It should be noted that lower body 160 of postage meter 130, as shown in FIGS. 5 a5 d, is designed to be manually advanced. However, lower body 160 can also be moved along direction 110 by a motor, or the like. Thus, the method and apparatus for synchronization, according to the present invention, are also applicable in a postage meter where a movement device is used to move the substrate or the print head.

FIGS. 16 g have been described in regard to a postage meter. However, the synchronization method and apparatus of the present invention can be generally used in a value metering system. The value metering system can be a hand-held system, a counter-top system or other system. The value metering system can be used to print indicia on mailpieces, and can also be used to produce tickets, coupons and the like.

Thus, although the invention has been described with respect to a preferred embodiment thereof, it will be understood by those skilled in the art that the foregoing and various other changes, omissions and deviations in the form and detail thereof may be made without departing from the spirit and scope of this invention.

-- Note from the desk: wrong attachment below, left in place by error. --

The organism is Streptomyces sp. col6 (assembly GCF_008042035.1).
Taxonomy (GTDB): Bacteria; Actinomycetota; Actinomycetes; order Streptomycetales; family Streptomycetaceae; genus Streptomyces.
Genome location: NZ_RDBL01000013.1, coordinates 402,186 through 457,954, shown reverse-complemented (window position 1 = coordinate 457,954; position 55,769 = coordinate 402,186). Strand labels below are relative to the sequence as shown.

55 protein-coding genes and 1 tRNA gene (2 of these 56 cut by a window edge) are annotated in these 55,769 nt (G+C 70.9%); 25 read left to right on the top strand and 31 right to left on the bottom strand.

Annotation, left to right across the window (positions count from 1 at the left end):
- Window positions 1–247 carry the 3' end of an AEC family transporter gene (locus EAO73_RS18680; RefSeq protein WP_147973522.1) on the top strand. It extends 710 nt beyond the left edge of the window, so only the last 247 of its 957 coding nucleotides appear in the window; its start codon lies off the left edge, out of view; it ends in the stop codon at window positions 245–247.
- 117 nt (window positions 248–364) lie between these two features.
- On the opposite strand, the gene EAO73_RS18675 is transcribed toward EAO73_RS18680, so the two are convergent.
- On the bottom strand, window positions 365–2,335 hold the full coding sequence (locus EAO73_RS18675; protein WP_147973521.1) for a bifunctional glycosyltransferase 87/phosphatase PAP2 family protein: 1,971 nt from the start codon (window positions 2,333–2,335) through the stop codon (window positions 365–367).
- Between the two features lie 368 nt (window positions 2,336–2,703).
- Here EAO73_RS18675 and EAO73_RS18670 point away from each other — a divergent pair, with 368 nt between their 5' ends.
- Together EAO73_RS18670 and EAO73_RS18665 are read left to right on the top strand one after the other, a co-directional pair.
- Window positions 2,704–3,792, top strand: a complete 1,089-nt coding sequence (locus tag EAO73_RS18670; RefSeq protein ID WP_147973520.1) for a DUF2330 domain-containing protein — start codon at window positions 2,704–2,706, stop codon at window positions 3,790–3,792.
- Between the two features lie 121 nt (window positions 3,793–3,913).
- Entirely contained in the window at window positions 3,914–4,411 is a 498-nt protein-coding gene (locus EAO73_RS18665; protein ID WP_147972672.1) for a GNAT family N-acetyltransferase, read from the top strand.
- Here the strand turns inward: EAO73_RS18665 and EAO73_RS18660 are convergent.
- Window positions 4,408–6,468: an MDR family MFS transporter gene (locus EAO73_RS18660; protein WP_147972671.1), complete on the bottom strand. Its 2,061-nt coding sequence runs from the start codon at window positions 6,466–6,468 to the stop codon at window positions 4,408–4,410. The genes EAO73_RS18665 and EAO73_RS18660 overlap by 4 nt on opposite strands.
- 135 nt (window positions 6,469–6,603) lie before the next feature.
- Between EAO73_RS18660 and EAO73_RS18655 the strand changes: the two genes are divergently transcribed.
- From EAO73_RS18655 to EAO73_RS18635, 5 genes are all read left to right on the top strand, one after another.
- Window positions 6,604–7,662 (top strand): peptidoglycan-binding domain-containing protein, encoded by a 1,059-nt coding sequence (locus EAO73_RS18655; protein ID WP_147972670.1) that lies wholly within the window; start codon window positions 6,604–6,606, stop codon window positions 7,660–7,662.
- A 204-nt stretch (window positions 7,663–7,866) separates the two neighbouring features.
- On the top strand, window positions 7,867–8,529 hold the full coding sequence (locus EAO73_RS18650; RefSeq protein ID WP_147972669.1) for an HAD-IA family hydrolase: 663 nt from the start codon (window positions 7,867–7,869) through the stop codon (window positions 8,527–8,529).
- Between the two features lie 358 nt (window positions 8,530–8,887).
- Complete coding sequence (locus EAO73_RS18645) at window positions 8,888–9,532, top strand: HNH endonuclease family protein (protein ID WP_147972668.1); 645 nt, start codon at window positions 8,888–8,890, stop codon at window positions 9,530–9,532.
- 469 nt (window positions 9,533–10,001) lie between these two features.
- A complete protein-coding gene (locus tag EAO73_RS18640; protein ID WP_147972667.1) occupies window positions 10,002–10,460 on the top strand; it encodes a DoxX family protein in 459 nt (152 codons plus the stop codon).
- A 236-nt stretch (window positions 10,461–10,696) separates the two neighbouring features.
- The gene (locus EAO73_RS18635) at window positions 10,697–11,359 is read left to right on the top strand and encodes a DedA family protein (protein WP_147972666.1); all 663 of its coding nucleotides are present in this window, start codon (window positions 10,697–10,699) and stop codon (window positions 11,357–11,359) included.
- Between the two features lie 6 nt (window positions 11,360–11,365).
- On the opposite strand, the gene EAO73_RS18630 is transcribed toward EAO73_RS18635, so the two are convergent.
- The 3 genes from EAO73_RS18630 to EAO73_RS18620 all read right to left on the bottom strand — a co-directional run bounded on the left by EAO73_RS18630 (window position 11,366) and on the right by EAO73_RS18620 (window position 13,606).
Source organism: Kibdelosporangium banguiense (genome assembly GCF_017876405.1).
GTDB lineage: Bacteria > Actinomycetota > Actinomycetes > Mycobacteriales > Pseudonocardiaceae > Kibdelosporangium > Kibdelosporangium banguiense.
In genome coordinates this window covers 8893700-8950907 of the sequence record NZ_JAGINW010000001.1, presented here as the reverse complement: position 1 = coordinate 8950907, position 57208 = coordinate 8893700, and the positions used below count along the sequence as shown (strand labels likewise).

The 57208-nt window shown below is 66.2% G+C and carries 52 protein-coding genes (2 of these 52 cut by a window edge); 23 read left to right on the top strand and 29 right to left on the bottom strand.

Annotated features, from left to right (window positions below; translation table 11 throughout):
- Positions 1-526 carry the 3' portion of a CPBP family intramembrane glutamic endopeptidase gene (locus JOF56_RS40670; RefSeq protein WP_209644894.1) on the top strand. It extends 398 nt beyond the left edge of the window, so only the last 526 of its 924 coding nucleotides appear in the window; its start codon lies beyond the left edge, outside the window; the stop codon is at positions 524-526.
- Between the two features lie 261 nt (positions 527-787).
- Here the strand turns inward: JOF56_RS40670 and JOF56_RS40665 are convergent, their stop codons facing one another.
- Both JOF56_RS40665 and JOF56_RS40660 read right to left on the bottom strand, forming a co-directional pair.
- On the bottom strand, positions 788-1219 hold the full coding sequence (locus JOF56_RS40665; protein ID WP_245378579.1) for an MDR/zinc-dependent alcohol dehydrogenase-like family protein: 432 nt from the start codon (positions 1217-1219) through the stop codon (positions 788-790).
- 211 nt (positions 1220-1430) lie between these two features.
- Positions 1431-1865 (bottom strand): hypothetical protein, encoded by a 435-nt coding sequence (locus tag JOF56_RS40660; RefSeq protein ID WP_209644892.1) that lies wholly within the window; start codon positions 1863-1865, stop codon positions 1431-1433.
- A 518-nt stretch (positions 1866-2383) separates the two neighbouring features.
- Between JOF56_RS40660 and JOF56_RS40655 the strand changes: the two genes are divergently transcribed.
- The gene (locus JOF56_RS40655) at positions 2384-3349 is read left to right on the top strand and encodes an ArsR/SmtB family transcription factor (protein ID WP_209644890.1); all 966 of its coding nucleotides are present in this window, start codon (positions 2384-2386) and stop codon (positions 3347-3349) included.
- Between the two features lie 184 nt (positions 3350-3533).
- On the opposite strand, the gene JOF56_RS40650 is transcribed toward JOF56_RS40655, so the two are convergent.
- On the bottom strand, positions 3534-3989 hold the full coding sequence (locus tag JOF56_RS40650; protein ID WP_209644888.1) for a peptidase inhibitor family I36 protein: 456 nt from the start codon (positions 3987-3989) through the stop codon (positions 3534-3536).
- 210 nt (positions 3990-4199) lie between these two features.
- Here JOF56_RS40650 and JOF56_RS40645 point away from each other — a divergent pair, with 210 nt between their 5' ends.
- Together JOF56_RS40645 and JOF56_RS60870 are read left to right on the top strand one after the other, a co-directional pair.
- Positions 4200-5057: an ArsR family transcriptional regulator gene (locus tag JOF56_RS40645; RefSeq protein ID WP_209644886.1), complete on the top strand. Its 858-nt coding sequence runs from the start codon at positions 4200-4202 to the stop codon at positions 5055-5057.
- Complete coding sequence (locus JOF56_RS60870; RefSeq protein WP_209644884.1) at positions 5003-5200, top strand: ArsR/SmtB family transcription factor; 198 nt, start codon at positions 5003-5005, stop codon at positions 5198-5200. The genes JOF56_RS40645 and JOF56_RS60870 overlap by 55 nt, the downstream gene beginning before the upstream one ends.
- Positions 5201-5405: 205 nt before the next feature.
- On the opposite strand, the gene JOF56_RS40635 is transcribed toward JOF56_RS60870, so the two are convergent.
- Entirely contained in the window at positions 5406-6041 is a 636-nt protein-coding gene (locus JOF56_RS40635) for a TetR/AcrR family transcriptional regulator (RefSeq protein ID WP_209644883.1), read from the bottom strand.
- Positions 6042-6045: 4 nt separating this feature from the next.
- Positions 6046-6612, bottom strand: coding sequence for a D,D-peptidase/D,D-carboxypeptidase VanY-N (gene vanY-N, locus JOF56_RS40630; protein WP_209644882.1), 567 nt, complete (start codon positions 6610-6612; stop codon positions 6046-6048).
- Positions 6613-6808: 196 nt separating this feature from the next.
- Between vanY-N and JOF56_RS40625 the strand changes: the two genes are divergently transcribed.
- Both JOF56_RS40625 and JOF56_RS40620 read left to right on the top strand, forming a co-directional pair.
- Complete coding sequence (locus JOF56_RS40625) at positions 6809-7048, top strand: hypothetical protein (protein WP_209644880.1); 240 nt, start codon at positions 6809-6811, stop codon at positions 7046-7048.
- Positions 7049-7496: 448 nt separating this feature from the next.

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Non-Patent Citations
Reference
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Referenced by
Citing PatentFiling datePublication dateApplicantTitle
US7695204 *Sep 12, 2005Apr 13, 2010Silverbrook Research Pty LtdWide format printer having alternative print zone arrangement
US8459777Dec 23, 2009Jun 11, 2013Zamtec LtdFeed mechanism for wide format printer
US8641307Mar 30, 2010Feb 4, 2014Zamtec LtdPrinter having guided print zone
Classifications
U.S. Classification400/76, 400/641, 400/88, 347/104
International ClassificationB41J13/12, B41J11/42, B41J11/44
Cooperative ClassificationB41J11/425, B41J13/12
European ClassificationB41J11/42B, B41J13/12
Legal Events
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Year of fee payment: 4